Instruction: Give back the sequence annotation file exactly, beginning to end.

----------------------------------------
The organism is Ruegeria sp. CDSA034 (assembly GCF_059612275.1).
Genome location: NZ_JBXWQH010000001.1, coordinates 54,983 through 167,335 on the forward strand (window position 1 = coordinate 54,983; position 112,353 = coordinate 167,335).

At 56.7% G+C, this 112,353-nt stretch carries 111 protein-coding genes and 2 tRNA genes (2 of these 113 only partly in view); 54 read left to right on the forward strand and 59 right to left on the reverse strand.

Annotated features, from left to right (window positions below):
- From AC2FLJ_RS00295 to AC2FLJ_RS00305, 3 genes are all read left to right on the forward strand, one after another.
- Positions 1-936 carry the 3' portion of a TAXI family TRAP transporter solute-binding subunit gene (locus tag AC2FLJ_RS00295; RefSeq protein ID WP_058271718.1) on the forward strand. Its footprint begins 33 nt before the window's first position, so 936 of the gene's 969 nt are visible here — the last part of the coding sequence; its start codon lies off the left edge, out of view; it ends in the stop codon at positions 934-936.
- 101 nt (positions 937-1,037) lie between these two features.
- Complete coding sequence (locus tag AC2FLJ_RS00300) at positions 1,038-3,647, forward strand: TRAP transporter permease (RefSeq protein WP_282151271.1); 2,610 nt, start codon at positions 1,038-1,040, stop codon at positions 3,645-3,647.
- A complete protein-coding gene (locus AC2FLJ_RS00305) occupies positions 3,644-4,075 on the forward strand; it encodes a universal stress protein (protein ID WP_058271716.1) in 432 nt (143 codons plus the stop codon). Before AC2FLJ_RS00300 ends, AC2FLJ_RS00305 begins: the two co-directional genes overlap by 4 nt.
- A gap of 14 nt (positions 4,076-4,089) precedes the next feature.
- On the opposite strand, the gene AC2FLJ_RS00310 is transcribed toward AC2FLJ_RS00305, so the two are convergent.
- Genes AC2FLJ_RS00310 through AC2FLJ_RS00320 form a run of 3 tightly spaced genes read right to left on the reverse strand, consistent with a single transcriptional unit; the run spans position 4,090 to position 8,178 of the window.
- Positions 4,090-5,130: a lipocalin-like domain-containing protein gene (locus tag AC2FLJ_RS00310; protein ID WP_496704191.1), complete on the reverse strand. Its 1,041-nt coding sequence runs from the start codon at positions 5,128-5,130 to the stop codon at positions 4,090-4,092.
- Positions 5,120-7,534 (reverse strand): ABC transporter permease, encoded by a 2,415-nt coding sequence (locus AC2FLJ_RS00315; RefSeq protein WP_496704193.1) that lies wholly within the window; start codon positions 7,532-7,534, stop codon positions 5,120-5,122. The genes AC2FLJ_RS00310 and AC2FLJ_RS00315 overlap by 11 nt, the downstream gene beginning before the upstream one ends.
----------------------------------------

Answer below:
The organism is Ruegeria sp. CDSA034 (assembly GCF_059612275.1).
Genome location: NZ_JBXWQH010000001.1, coordinates 54,983 through 167,335 on the forward strand (window position 1 = coordinate 54,983; position 112,353 = coordinate 167,335).

At 56.7% G+C, this 112,353-nt stretch carries 111 protein-coding genes and 2 tRNA genes (2 of these 113 only partly in view); 54 read left to right on the forward strand and 59 right to left on the reverse strand.

Annotated features, from left to right (window positions below):
- From AC2FLJ_RS00295 to AC2FLJ_RS00305, 3 genes are all read left to right on the forward strand, one after another.
- Positions 1-936 carry the 3' portion of a TAXI family TRAP transporter solute-binding subunit gene (locus tag AC2FLJ_RS00295; RefSeq protein ID WP_058271718.1) on the forward strand. Its footprint begins 33 nt before the window's first position, so 936 of the gene's 969 nt are visible here — the last part of the coding sequence; its start codon lies off the left edge, out of view; it ends in the stop codon at positions 934-936.
- 101 nt (positions 937-1,037) lie between these two features.
- Complete coding sequence (locus tag AC2FLJ_RS00300) at positions 1,038-3,647, forward strand: TRAP transporter permease (RefSeq protein WP_282151271.1); 2,610 nt, start codon at positions 1,038-1,040, stop codon at positions 3,645-3,647.
- A complete protein-coding gene (locus AC2FLJ_RS00305) occupies positions 3,644-4,075 on the forward strand; it encodes a universal stress protein (protein ID WP_058271716.1) in 432 nt (143 codons plus the stop codon). Before AC2FLJ_RS00300 ends, AC2FLJ_RS00305 begins: the two co-directional genes overlap by 4 nt.
- A gap of 14 nt (positions 4,076-4,089) precedes the next feature.
- On the opposite strand, the gene AC2FLJ_RS00310 is transcribed toward AC2FLJ_RS00305, so the two are convergent.
- Genes AC2FLJ_RS00310 through AC2FLJ_RS00320 form a run of 3 tightly spaced genes read right to left on the reverse strand, consistent with a single transcriptional unit; the run spans position 4,090 to position 8,178 of the window.
- Positions 4,090-5,130: a lipocalin-like domain-containing protein gene (locus tag AC2FLJ_RS00310; protein ID WP_496704191.1), complete on the reverse strand. Its 1,041-nt coding sequence runs from the start codon at positions 5,128-5,130 to the stop codon at positions 4,090-4,092.
- Positions 5,120-7,534 (reverse strand): ABC transporter permease, encoded by a 2,415-nt coding sequence (locus AC2FLJ_RS00315; RefSeq protein WP_496704193.1) that lies wholly within the window; start codon positions 7,532-7,534, stop codon positions 5,120-5,122. The genes AC2FLJ_RS00310 and AC2FLJ_RS00315 overlap by 11 nt, the downstream gene beginning before the upstream one ends.